The People assert that defendant's "[m]otive is evident." We find to the contrary. There was no evidence that defendant knew the victim prior to the night in question. It appears that he took her to his home in hopes of a sexual interlude, but such evidence fails to provide a motive for murder. The People contend that defendant must have intended to prevent any sound which would have betrayed the victim's presence to Williams. Such a purpose, however, supports the conclusion that the murder was more of a spontaneous reaction than a premeditated and deliberated plan to end the victim's life.
Finally, we consider the manner of killing. The People argue that strangulation with an electrical cord shows a deliberate intent to kill. We agree. (See People v. Bender (1945) 27 Cal.2d 164, 178, 186-187 [ 163 P.2d 8].) A deliberate intent to kill, however, is a means of establishing malice aforethought and is thus an element of second degree murder in the circumstances of this case. In order to support a finding of premeditation and deliberation the manner of killing must be, in the words of the Anderson court, "so particular and exacting" as to show that defendant must have "intentionally killed according to a `preconceived design'. . . ." ( Id., at p. 27.) The ligature strangulation in this case fails to show that defendant must have premeditated and deliberated the killing.
(4) An unjustified killing of a human being is presumed to be second, rather than first, degree murder. ( Id., at p. 25.) In order to support a finding that the murder is first degree the People bear the burden of proving beyond a reasonable doubt that the defendant premeditated and deliberated the killing. ( Ibid.) (3b) In view of the lack of an established motive or exacting manner of killing in this case, the minimal evidence of planning on defendant's part fails to support a conviction for first degree murder.
The evidence is clear that defendant killed the victim. The record is also totally barren of any suggestion of justification, mitigation, excuse or diminished capacity. It is thus clear that defendant is guilty of second degree murder. On appeal from a judgment of the superior court an appellate court is not limited to reversal or affirmance. It may modify the judgment by reducing the degree of the offense and the punishment imposed. (Pen. Code, § 1260.) In this case the proper disposition is to modify the judgment to hold defendant guilty of second degree murder and to modify the punishment to the term provided by law for that offense.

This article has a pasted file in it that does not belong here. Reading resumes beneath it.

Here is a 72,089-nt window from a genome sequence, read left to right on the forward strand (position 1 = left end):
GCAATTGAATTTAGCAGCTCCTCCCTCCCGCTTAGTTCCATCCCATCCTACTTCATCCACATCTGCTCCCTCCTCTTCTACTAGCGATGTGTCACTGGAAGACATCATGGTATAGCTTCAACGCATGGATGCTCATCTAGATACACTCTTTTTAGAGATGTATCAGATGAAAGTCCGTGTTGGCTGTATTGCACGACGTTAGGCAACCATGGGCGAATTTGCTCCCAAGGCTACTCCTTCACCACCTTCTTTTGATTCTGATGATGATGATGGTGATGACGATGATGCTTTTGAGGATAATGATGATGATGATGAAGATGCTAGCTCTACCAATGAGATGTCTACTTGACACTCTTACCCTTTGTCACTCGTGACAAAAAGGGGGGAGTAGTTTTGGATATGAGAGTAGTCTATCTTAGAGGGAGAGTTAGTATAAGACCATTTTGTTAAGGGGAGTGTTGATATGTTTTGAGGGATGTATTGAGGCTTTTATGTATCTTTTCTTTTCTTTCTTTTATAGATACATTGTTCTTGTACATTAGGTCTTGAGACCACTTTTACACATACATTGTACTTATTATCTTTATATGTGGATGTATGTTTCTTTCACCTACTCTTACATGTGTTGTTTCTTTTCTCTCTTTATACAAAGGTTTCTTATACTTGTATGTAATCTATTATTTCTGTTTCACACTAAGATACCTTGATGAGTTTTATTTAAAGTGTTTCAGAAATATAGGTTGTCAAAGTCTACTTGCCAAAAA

SUBMISSION ON THE PRELIMINARY HEARING EVIDENCE
(5a) Defendant contends that the trial court failed to properly advise him concerning the submission of the matter on the evidence at the preliminary hearing and failed to take appropriate waivers of his rights. This contention is based upon the opinion in Bunnell v. Superior Court (1975) 13 Cal.3d 592 [ 119 Cal.Rptr. 302, 531 P.2d 1086], where the Supreme Court set forth the requirements for acceptance of a submission on the transcript. There the court concluded that "in all cases in which the defendant seeks to submit his case for decision on the transcript or to plead guilty, the record shall reflect that he has been advised of his right to a jury trial, to confront and cross-examine witnesses, and against self-incrimination. It shall also demonstrate that he understands the nature of the charges. Express waivers of the enumerated constitutional rights shall appear. In cases in which there is to be a submission without a reservation by the defendant of the right to present evidence in his own defense he shall be advised of that right and an express waiver thereof taken. If a defendant does not reserve the right to present additional evidence and does not advise the court that he will contest his guilt in argument to the court, the defendant shall be advised of the probability that the submission will result in a conviction of the offense or offenses charged. In all guilty plea and submission cases the defendant shall be advised of the direct consequences of conviction such as the permissible range of punishment provided by statute, registration requirements, if any (e.g., § 290; Health Saf. Code, § 11590), and, in appropriate cases the possibility of commitment pursuant to Welfare and Institutions Code, sections 3050, 3051, or 6302." ( Id., at p. 605.)